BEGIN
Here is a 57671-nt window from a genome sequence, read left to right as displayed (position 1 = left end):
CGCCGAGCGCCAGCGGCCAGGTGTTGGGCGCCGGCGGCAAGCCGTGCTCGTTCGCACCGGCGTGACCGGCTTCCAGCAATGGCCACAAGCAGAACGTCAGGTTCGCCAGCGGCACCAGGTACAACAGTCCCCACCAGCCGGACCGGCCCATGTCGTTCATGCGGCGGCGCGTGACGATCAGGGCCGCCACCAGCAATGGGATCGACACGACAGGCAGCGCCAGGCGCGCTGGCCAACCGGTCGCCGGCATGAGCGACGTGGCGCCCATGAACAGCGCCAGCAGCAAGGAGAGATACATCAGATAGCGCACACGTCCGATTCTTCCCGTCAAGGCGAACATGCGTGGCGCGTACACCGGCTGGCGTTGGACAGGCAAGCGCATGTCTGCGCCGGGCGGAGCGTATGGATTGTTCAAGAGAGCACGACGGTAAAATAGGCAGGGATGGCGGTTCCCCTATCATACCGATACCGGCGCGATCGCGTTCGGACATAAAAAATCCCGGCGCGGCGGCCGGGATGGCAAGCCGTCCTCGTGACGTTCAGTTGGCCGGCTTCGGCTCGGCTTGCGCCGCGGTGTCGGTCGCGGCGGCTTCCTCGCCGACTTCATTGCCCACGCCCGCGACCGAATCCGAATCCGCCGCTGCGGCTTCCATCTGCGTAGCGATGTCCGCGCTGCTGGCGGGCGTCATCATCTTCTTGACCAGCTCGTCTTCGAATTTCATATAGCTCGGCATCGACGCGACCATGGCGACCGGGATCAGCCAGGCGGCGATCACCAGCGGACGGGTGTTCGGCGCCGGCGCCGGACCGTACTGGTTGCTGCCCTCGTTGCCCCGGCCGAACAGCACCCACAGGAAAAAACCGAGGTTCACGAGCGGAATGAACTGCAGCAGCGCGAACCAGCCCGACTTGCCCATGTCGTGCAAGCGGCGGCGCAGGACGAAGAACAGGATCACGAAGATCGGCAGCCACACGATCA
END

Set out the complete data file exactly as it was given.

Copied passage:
Here is a 57671-nt window from a genome sequence, read left to right as displayed (position 1 = left end):
CGCCGAGCGCCAGCGGCCAGGTGTTGGGCGCCGGCGGCAAGCCGTGCTCGTTCGCACCGGCGTGACCGGCTTCCAGCAATGGCCACAAGCAGAACGTCAGGTTCGCCAGCGGCACCAGGTACAACAGTCCCCACCAGCCGGACCGGCCCATGTCGTTCATGCGGCGGCGCGTGACGATCAGGGCCGCCACCAGCAATGGGATCGACACGACAGGCAGCGCCAGGCGCGCTGGCCAACCGGTCGCCGGCATGAGCGACGTGGCGCCCATGAACAGCGCCAGCAGCAAGGAGAGATACATCAGATAGCGCACACGTCCGATTCTTCCCGTCAAGGCGAACATGCGTGGCGCGTACACCGGCTGGCGTTGGACAGGCAAGCGCATGTCTGCGCCGGGCGGAGCGTATGGATTGTTCAAGAGAGCACGACGGTAAAATAGGCAGGGATGGCGGTTCCCCTATCATACCGATACCGGCGCGATCGCGTTCGGACATAAAAAATCCCGGCGCGGCGGCCGGGATGGCAAGCCGTCCTCGTGACGTTCAGTTGGCCGGCTTCGGCTCGGCTTGCGCCGCGGTGTCGGTCGCGGCGGCTTCCTCGCCGACTTCATTGCCCACGCCCGCGACCGAATCCGAATCCGCCGCTGCGGCTTCCATCTGCGTAGCGATGTCCGCGCTGCTGGCGGGCGTCATCATCTTCTTGACCAGCTCGTCTTCGAATTTCATATAGCTCGGCATCGACGCGACCATGGCGACCGGGATCAGCCAGGCGGCGATCACCAGCGGACGGGTGTTCGGCGCCGGCGCCGGACCGTACTGGTTGCTGCCCTCGTTGCCCCGGCCGAACAGCACCCACAGGAAAAAACCGAGGTTCACGAGCGGAATGAACTGCAGCAGCGCGAACCAGCCCGACTTGCCCATGTCGTGCAAGCGGCGGCGCAGGACGAAGAACAGGATCACGAAGATCGGCAGCCACACGATCA